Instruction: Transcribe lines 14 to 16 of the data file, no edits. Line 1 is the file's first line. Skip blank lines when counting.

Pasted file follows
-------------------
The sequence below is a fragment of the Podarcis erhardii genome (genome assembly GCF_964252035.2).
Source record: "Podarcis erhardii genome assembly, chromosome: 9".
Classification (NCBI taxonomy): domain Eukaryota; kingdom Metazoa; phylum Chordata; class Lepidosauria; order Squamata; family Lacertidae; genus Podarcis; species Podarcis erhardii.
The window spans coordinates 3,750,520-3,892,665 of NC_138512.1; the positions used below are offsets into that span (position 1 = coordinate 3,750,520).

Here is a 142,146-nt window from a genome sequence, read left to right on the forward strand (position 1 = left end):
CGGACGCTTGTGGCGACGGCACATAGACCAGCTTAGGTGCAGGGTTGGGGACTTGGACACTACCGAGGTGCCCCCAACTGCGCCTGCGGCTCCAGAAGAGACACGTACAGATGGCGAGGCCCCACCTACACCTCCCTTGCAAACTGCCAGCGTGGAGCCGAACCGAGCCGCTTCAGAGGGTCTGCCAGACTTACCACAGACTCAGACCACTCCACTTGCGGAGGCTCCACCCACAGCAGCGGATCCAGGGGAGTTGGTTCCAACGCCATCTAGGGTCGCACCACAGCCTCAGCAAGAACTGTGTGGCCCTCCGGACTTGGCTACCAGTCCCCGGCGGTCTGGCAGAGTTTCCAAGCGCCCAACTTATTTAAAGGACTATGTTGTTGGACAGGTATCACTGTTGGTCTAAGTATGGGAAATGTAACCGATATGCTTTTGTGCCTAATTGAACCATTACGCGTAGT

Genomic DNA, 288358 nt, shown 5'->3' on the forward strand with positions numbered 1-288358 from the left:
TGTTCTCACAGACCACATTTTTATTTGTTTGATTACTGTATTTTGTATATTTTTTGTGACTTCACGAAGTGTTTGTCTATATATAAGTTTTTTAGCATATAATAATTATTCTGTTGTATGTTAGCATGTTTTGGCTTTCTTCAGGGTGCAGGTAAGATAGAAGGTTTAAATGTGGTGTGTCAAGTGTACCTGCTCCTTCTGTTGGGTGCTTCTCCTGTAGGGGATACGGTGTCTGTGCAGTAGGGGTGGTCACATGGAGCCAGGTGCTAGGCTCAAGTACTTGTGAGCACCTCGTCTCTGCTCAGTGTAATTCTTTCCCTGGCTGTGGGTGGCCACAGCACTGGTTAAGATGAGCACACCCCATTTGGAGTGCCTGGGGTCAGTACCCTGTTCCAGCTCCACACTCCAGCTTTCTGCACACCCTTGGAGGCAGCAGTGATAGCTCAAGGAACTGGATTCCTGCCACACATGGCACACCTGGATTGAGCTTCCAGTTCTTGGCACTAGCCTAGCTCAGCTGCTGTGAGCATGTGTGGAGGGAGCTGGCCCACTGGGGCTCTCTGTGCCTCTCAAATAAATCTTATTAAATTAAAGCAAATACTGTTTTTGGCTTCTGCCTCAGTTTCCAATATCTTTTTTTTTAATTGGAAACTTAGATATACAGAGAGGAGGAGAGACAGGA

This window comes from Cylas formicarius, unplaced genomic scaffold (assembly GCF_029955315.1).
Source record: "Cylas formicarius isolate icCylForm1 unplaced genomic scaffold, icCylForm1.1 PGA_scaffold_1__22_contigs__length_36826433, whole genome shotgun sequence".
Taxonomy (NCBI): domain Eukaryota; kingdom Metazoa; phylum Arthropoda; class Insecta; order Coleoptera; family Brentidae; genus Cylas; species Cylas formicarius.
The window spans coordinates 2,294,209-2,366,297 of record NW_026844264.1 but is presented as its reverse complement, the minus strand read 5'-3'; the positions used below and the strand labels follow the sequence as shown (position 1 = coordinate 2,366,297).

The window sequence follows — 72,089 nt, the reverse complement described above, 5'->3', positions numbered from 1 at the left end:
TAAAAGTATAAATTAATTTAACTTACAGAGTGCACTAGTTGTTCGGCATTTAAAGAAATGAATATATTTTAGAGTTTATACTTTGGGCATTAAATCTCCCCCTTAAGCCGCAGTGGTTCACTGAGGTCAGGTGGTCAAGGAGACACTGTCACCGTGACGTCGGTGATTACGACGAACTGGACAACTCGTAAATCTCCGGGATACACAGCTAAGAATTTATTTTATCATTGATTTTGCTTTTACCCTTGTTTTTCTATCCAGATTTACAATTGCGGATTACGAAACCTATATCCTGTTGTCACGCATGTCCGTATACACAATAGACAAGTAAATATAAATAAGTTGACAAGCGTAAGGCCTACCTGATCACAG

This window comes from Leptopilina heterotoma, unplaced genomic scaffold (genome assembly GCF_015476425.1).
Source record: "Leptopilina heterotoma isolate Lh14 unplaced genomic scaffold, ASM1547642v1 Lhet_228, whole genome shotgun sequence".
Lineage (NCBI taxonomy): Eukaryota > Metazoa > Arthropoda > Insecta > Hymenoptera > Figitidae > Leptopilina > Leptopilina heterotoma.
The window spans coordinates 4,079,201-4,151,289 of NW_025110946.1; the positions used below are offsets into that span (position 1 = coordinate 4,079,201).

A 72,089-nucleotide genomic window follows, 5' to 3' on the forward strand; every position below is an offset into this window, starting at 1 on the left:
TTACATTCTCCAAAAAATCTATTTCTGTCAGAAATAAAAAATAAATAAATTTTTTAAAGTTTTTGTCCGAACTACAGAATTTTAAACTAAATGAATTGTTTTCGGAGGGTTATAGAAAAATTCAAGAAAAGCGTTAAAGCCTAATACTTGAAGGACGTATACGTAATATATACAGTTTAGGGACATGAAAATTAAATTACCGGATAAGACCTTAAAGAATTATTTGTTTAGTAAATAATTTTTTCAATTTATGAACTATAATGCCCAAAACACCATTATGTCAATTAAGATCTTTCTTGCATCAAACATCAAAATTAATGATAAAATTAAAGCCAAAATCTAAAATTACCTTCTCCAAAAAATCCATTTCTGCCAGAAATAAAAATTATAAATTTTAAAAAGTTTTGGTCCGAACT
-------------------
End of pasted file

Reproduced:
TAAAAGTATAAATTAATTTAACTTACAGAGTGCACTAGTTGTTCGGCATTTAAAGAAATGAATATATTTTAGAGTTTATACTTTGGGCATTAAATCTCCCCCTTAAGCCGCAGTGGTTCACTGAGGTCAGGTGGTCAAGGAGACACTGTCACCGTGACGTCGGTGATTACGACGAACTGGACAACTCGTAAATCTCCGGGATACACAGCTAAGAATTTATTTTATCATTGATTTTGCTTTTACCCTTGTTTTTCTATCCAGATTTACAATTGCGGATTACGAAACCTATATCCTGTTGTCACGCATGTCCGTATACACAATAGACAAGTAAATATAAATAAGTTGACAAGCGTAAGGCCTACCTGATCACAG

This window comes from Leptopilina heterotoma, unplaced genomic scaffold (genome assembly GCF_015476425.1).
Source record: "Leptopilina heterotoma isolate Lh14 unplaced genomic scaffold, ASM1547642v1 Lhet_228, whole genome shotgun sequence".